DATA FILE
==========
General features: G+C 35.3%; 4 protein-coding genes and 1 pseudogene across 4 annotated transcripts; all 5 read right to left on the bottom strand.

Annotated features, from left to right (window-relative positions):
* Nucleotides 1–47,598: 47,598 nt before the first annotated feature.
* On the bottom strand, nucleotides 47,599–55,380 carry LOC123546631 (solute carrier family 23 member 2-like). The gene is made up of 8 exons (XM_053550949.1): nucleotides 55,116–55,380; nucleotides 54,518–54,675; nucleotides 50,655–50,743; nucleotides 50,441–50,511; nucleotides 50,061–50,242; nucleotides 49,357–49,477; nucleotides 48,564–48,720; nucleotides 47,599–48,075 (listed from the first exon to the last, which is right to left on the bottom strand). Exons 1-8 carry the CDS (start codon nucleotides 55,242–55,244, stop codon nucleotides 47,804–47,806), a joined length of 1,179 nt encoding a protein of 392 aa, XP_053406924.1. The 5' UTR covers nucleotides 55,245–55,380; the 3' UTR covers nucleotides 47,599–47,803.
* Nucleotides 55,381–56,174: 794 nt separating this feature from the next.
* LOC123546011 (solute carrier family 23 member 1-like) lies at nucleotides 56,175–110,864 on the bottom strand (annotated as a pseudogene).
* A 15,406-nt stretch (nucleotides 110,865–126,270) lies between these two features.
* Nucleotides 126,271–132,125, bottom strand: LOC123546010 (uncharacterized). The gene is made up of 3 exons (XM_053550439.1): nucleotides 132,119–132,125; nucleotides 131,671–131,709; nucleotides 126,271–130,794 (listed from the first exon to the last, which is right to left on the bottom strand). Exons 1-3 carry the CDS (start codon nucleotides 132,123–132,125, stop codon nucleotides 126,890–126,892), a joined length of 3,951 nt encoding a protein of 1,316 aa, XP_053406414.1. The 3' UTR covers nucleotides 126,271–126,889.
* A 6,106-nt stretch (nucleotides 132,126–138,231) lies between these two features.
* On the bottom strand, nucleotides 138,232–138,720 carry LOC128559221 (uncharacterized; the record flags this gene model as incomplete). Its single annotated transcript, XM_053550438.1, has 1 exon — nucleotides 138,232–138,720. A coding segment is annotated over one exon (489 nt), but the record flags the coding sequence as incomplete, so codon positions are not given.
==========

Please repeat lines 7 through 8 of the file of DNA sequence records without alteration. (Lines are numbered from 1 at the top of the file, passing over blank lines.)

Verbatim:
* A 15,406-nt stretch (nucleotides 110,865–126,270) lies between these two features.
* Nucleotides 126,271–132,125, bottom strand: LOC123546010 (uncharacterized). The gene is made up of 3 exons (XM_053550439.1): nucleotides 132,119–132,125; nucleotides 131,671–131,709; nucleotides 126,271–130,794 (listed from the first exon to the last, which is right to left on the bottom strand). Exons 1-3 carry the CDS (start codon nucleotides 132,123–132,125, stop codon nucleotides 126,890–126,892), a joined length of 3,951 nt encoding a protein of 1,316 aa, XP_053406414.1. The 3' UTR covers nucleotides 126,271–126,889.